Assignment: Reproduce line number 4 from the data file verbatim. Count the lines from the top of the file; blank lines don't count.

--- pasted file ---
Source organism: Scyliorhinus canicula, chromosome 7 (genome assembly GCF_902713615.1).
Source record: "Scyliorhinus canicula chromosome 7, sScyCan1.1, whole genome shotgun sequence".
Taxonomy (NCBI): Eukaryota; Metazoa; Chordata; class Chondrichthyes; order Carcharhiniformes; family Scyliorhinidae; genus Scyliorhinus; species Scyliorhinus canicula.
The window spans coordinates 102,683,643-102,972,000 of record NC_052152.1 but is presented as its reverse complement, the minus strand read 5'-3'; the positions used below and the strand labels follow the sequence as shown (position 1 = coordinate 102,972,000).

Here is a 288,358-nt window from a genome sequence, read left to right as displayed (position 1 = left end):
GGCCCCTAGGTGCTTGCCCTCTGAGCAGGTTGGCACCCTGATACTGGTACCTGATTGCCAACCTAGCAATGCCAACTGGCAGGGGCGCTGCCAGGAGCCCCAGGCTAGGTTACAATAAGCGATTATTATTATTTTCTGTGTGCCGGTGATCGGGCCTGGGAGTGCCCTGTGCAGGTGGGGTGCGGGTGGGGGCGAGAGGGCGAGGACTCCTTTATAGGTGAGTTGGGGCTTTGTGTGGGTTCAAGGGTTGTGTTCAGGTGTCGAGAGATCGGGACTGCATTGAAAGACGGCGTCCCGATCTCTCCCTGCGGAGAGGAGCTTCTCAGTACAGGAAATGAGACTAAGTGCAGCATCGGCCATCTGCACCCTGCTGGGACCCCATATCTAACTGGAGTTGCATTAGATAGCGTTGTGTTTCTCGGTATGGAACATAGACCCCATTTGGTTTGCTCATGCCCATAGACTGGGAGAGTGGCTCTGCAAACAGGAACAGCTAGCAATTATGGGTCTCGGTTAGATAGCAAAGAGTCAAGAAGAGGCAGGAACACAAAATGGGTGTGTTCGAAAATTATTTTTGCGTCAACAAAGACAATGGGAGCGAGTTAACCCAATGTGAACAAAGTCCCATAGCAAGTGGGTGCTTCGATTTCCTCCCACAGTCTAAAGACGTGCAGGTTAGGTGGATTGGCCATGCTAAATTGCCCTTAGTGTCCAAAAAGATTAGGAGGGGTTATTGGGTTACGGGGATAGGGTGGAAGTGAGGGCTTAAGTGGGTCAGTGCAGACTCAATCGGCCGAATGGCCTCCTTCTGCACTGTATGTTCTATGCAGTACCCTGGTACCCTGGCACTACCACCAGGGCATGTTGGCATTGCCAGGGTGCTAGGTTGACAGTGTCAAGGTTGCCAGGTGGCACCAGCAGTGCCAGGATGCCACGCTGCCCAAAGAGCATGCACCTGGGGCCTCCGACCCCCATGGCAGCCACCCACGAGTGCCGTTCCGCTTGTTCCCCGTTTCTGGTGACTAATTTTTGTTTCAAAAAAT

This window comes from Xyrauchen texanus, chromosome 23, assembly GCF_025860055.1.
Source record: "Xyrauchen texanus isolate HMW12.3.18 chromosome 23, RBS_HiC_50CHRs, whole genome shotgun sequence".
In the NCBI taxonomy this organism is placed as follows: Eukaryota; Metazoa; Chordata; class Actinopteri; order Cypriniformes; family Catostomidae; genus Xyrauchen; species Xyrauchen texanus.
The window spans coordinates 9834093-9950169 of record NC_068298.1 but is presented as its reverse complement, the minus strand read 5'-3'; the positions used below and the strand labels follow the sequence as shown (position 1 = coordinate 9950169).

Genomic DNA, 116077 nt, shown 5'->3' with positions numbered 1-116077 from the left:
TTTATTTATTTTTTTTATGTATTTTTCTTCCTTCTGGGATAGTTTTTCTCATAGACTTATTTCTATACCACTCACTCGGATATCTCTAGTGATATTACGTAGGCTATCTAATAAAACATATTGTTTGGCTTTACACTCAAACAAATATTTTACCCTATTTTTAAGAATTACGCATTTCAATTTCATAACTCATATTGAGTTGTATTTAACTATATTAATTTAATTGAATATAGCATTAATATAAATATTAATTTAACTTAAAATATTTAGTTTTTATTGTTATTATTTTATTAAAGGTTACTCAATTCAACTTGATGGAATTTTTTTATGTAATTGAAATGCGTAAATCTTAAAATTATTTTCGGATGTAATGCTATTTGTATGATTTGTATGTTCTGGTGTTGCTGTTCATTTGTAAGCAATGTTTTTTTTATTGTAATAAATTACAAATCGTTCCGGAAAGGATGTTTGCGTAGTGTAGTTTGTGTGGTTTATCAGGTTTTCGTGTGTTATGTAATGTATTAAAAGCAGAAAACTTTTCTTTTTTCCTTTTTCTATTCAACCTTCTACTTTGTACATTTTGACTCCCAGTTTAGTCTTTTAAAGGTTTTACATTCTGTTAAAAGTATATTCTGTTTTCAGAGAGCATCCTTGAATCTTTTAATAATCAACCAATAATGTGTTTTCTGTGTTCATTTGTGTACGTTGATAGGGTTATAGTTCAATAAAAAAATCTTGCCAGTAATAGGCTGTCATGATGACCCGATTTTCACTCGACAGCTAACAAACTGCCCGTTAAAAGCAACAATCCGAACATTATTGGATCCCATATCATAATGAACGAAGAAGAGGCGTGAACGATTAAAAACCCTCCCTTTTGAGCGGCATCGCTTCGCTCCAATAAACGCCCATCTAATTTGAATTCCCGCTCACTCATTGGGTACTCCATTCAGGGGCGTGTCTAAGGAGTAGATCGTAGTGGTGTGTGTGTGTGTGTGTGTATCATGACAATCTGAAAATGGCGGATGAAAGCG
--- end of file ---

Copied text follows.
The window spans coordinates 102,683,643-102,972,000 of record NC_052152.1 but is presented as its reverse complement, the minus strand read 5'-3'; the positions used below and the strand labels follow the sequence as shown (position 1 = coordinate 102,972,000).